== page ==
MR. BOGARD: I was being specific to rice. Let me tell you, I worked in a field study with the Department of Agriculture in Thailand in conjunction with the Rice Research Institute beginning in 1994 running through '97. There were no restrictions -- for example, airborne spores and airborne fungus are common in the U.S. called blasts (phonetic). It's very common in the tropical regions of Thailand. Jasmine rice is one of the most susceptible varieties in the world of blasts, okay? We are restricted to a very small number of products that we spray on our rice for blasts, for protection, plant protection. We are also restricted from the timing of that because of the residue and the fungicide with can be harmful if applied to their harvest. It may be maybe carried over on the grain for consumption. There are no restrictions. I've seen it in Thailand and Vietnam both. I have seen them apply ten times. I've seen them apply it up to five days before harvesting, even though that made little or no economic sense. My point is there are no restrictions. They're using heavy metals. The gentleman from Louisiana that referred to DDT? That's common. They have snails in Thailand and throughout Southeast Asia they're a big, big problem for them. They're like the army worm in the U.S., so to speak. The way they eradicate snails is with DDT. Other pesticides that have been restricted for use here 25, 30 years ago, it's a common practice there.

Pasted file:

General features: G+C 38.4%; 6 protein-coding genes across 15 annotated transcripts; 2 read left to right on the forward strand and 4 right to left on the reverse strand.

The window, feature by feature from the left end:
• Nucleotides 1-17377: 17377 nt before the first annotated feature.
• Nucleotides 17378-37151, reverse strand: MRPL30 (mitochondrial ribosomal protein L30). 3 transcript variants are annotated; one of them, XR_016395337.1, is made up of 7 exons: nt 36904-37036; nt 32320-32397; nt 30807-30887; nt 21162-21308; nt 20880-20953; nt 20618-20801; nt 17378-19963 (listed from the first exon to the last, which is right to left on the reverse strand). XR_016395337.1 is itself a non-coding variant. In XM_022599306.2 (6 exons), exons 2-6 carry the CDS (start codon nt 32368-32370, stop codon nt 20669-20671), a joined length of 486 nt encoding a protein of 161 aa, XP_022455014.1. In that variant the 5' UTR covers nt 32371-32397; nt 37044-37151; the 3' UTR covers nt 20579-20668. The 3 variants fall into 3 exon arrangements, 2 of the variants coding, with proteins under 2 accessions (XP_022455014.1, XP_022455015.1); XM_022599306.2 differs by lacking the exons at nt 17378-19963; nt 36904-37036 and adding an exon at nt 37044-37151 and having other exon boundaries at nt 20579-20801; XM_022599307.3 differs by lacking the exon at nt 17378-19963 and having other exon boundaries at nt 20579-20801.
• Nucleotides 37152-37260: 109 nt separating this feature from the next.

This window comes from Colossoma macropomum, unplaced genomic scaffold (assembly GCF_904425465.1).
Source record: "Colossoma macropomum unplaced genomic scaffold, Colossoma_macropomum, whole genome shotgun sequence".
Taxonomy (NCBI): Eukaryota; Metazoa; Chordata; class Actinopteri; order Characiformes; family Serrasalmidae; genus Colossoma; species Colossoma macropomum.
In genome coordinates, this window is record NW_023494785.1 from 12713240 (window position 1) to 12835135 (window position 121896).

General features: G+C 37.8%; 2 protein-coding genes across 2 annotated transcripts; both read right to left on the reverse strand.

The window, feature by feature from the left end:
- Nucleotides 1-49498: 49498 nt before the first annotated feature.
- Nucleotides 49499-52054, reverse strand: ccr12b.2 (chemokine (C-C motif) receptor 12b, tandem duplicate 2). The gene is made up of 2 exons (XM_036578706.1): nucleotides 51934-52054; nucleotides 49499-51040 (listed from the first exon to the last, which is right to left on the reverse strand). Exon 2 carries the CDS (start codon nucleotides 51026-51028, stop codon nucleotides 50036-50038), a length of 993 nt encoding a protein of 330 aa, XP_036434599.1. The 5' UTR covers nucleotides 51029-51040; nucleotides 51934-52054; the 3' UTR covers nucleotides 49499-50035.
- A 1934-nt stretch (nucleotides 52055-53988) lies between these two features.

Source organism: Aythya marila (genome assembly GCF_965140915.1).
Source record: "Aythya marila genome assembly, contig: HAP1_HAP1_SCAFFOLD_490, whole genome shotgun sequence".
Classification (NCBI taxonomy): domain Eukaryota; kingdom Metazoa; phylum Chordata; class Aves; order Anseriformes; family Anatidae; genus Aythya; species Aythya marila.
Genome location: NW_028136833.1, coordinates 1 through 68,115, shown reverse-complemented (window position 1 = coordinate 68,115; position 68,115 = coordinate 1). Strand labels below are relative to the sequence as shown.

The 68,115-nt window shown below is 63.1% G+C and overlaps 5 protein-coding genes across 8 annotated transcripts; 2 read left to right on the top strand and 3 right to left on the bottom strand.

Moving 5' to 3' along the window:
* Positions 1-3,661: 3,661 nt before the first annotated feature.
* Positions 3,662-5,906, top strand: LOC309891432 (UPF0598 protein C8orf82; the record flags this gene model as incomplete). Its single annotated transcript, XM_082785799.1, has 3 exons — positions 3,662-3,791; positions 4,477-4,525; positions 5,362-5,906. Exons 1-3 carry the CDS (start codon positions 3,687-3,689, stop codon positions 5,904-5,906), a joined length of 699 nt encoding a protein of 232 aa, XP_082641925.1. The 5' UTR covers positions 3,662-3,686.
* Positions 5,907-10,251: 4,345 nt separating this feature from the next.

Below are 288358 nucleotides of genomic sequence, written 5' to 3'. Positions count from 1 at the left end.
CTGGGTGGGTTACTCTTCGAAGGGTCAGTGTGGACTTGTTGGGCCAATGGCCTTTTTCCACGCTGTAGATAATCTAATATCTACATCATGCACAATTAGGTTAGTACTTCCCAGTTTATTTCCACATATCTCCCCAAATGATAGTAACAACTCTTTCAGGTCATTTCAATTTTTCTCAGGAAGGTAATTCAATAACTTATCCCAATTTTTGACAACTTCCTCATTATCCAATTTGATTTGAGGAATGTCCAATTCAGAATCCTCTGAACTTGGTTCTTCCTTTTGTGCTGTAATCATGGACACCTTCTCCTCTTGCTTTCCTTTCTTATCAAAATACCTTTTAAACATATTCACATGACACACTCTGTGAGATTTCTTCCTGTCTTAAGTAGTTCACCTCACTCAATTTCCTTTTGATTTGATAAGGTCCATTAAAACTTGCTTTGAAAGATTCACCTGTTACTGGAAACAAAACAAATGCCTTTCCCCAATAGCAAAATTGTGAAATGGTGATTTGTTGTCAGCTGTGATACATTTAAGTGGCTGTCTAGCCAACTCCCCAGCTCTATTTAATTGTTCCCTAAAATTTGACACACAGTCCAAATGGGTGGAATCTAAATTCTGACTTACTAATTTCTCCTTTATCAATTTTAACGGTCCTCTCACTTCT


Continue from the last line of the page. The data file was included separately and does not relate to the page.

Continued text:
Now I'm not saying to you that we should go over there and tell them that, you can't use this anymore because if it's economically feasible for them to consume that in their domestic society, so be it. But what I am saying to you is for them to bring that same product here in the United States, and it began on the eastern seaboard, but to increase the involve for funding indirectly were giving them for production agriculture and then for them not to even have to check or relate what it's been sprayed with or determine what the levels of residue are is ludicrous. We would be hauled up before a federal judge if we were to subject our customers here in the U.S. to that sort of a product. In fact, if we did that, our products would be quarantined and we would not be allowed to sell them and would have to be disposed of in some sort of incinerator.
So to bring mass quantities into this country under those conditions and not be very aware of that, you raise these sort of issues further creates, quote, unquote an unlevel playing field. I thank you very much.